The full six page story is here: Commentary 2.9 Maxwell equation with 3 forms.pdf

Carroll writes "The other one of Maxwell's equations, (1.96) can be expressed as an equation between three-forms:

\begin{align}

\mathrm{d}\left(*F\right)=*J & \phantom {10000}(1) \\

\end{align}where the current one-form ##J## is the current four-vector with index lowered. Filling in the details is left for you, as good practice converting from differential form notation to ordinary index notation." I need the practice .....

##J## was given as\begin{align}

J^{\mu }=\left(\rho ,\ J^x,J^y,J^z\right) & \phantom {10000}(2) \\

\end{align}where ##\rho ## is the classical charge density and ##J^i## the current.

His equation (1.96) ("the other one of Maxwell's equations") was

\begin{align}

{\partial }_{\mu }F^{\nu \mu }=J^{\nu } & \phantom {10000}(3) \\

\end{align}This equation is really four equations one for each value of ##\nu = 0,1,2,3## and on the Left Hand Side we might have four terms for the summation over ##\mu## but one is zero because of the antisymmetry of ##F## (in the next equation). The four equations are written out in (8)-(10).

We have a new form of the electromagnetic field strength tensor:

\begin{align}

F^{\mu \nu }=\left( \begin{array}{cccc}

0 & E^1 & E^2 & E^3 \\

-E^1 & 0 & B^3 & -B^2 \\

-E^2 & -B^3 & 0 & B^1 \\

-E^3 & B^2 & -B^1 & 0 \end{array}

\right)=-F^{\nu \mu } & \phantom {10000}(7) \\

\end{align}

I am not certain if the indices on the ##B##'s should be up or down.

We expand (3) and we get the two relevant Maxwell's equations (one in three parts):

\begin{align}

{\partial }_1F^{01}+{\partial }_2F^{02}+{\partial }_3F^{03} & =J^0 & \phantom {10000}(8) \\

{\partial }_0F^{10}+{\partial }_2F^{12}+{\partial }_3F^{13} & =J^1 & \phantom {10000}(9) \\

{\partial }_0F^{20}+{\partial }_1F^{21}+{\partial }_3F^{23} & =J^2 & \phantom {10000}(10) \\

{\partial }_0F^{30}+{\partial }_1F^{31}+{\partial }_2F^{32} & =J^3 & \phantom {10000}(11) \\

\end{align}

We now convert (1) into index notation. It becomes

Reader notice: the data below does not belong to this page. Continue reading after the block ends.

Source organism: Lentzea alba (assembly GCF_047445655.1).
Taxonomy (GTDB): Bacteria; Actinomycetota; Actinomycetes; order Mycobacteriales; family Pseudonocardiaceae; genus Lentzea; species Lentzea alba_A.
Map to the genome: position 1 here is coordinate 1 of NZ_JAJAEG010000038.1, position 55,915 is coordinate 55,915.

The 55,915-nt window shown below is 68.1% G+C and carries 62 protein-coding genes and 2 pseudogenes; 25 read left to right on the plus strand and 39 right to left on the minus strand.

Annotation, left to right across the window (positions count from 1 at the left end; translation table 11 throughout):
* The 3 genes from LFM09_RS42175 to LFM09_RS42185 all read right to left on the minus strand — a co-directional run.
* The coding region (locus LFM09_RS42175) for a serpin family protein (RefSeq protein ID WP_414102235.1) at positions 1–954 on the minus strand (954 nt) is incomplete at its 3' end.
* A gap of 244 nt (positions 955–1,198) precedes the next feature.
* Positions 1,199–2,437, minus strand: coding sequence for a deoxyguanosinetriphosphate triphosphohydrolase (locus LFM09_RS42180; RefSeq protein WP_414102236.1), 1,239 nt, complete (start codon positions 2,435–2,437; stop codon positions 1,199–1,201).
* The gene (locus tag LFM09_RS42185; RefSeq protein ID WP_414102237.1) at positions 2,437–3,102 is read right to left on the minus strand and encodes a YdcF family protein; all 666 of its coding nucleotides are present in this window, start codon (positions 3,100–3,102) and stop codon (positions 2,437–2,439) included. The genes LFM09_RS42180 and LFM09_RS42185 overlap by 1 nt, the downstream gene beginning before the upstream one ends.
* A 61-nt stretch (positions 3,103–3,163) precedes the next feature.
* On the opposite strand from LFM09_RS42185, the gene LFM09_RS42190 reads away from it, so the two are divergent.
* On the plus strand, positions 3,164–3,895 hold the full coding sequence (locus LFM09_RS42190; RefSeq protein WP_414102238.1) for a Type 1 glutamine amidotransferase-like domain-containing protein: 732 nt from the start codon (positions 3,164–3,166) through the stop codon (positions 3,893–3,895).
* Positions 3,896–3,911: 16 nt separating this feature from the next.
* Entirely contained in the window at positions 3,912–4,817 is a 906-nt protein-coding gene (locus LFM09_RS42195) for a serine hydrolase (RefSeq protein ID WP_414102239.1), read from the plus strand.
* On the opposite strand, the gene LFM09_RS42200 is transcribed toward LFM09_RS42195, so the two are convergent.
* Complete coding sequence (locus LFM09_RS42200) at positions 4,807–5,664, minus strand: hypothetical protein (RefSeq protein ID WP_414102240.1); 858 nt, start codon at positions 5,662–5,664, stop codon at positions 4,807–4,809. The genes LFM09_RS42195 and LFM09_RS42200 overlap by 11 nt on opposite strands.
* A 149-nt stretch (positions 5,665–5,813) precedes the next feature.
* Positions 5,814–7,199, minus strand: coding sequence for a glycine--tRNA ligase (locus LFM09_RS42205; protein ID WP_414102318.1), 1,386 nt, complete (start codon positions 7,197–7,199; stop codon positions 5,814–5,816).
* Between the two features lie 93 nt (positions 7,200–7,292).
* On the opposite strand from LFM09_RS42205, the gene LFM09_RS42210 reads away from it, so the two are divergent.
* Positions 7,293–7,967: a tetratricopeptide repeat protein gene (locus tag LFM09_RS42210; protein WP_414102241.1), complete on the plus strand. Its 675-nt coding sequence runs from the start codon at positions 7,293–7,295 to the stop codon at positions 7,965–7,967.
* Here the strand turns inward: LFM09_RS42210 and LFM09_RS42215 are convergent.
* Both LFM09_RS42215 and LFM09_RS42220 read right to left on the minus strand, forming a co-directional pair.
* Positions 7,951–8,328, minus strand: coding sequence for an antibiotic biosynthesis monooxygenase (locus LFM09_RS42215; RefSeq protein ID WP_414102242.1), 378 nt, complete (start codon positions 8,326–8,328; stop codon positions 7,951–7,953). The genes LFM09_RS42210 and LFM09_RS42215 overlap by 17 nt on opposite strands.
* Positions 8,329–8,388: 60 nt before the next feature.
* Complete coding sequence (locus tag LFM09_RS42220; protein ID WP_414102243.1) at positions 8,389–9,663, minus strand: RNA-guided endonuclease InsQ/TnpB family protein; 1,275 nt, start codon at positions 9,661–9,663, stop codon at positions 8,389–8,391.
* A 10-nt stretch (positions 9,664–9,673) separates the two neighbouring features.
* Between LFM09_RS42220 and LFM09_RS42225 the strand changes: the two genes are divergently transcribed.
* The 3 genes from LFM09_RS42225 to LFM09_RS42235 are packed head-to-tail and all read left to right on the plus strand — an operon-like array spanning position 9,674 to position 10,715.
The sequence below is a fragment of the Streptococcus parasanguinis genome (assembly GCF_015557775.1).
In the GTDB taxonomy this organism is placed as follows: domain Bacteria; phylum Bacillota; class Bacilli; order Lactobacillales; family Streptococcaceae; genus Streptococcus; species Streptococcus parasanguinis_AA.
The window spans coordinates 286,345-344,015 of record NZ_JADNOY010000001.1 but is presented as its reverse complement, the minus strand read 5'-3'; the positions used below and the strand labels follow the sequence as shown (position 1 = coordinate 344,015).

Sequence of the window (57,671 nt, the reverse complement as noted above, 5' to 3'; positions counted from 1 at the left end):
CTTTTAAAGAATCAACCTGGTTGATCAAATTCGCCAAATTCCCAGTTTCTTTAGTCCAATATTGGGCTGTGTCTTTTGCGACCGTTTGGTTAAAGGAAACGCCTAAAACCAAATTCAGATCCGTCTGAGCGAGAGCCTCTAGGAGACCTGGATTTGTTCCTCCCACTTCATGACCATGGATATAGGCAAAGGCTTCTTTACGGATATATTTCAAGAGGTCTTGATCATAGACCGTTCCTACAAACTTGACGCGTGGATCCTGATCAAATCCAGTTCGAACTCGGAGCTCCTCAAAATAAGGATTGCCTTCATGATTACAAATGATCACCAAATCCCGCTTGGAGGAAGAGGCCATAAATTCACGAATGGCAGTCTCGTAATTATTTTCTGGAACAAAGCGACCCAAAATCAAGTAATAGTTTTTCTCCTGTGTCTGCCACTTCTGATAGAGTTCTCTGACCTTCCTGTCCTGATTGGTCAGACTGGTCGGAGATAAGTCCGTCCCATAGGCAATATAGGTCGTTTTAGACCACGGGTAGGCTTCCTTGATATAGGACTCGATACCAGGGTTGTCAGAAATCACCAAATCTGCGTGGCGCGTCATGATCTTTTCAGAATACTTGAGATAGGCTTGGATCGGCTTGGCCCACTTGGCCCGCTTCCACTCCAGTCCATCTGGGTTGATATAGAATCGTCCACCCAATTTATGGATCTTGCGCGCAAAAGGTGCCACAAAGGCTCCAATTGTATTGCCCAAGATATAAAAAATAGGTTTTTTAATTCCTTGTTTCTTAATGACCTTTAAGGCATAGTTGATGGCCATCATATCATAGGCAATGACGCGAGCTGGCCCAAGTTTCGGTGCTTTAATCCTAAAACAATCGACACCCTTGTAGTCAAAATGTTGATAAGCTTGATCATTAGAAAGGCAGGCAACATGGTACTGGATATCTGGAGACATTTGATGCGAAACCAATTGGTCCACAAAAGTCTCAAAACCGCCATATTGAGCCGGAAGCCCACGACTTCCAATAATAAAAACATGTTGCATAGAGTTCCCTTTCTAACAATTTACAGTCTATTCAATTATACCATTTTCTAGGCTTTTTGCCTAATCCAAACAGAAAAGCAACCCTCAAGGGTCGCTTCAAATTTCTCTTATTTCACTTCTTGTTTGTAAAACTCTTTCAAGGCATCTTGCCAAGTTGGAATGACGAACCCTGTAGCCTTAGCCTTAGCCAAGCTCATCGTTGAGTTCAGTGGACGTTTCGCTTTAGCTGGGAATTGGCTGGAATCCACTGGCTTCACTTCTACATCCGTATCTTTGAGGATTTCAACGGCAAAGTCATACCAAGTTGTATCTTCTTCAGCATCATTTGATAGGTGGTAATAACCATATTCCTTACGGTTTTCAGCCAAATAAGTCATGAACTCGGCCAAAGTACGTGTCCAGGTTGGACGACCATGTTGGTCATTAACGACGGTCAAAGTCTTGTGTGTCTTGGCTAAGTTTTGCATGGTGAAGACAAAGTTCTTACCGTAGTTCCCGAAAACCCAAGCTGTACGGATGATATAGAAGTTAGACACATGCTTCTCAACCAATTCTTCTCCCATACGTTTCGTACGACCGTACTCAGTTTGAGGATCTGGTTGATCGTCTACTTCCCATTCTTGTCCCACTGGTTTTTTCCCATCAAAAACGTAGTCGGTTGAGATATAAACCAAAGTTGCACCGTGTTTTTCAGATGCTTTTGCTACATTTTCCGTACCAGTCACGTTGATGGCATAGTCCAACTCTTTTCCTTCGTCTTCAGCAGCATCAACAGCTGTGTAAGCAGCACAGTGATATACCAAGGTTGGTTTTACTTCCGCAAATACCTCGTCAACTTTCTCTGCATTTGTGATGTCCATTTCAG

\begin{align}

{\widehat{\varepsilon }}^{\ \ \ \ \ }_{\beta \gamma \delta \iota }{\partial }_{\alpha }F^{\delta \iota }+{\widehat{\varepsilon }}^{\ \ \ }_{\gamma \alpha \delta \iota }{\partial }_{\beta }F^{\delta \iota }+{\widehat{\varepsilon }}^{\ \ \ }_{\alpha \beta \delta \iota }{\partial }_{\gamma }F^{\delta \iota }=2{\widehat{\varepsilon }}_{\kappa \alpha \beta \gamma }J^{\kappa } & \phantom {10000}(29) \\

\end{align}On the face of it there the free indices ##\alpha ,\beta ,\gamma ## will give 64 components of the equation to check and the double summation on the LHS gives ##16\times 64=1,024## terms and the summation on the RHS a further 256. In total 1,280 terms which is rather more than the 16 terms in Maxwell's equations. Conceivably we might need to write out every combination. Fortunately the number of terms will be reduced by the antisymmetry of the Levi-Civita symbol ##\widehat{\varepsilon }## and the electromagnetic field tensor ##F##.

We prove that all components of (29) vanish except ones where ##\alpha ,\beta ,\gamma ## all differ. We only have 24 components (or 96 terms) to check! After plodding through all of them, I found six of each of Maxwell's equations (8)-(11) as predicted. The other forty are all 0 = 0. (You can see my notes calculating ##\widehat{\varepsilon }## in the previous post also on the Levi-Civita symbol.)

Having done all that I did discover the easy way to get there without all the plodding tables and paper work. But it was worth it, because as Carroll said, I needed practice converting from differential form notation to ordinary index notation and moreover practice with manipulating indexed equations. The plodding inspired me.

The full six page story is here: Commentary 2.9 Maxwell equation with 3 forms.pdf

Can you explain what is needed to me? I have no experience, but need to understand this. I’m Scottish, innate common sense apparently. I comprehend more when I was 8 years old I’m now 32. I fully expect no as I know I’m asking for your time.

ReplyDeleteThe post should explain what is needed. You need to be more specific.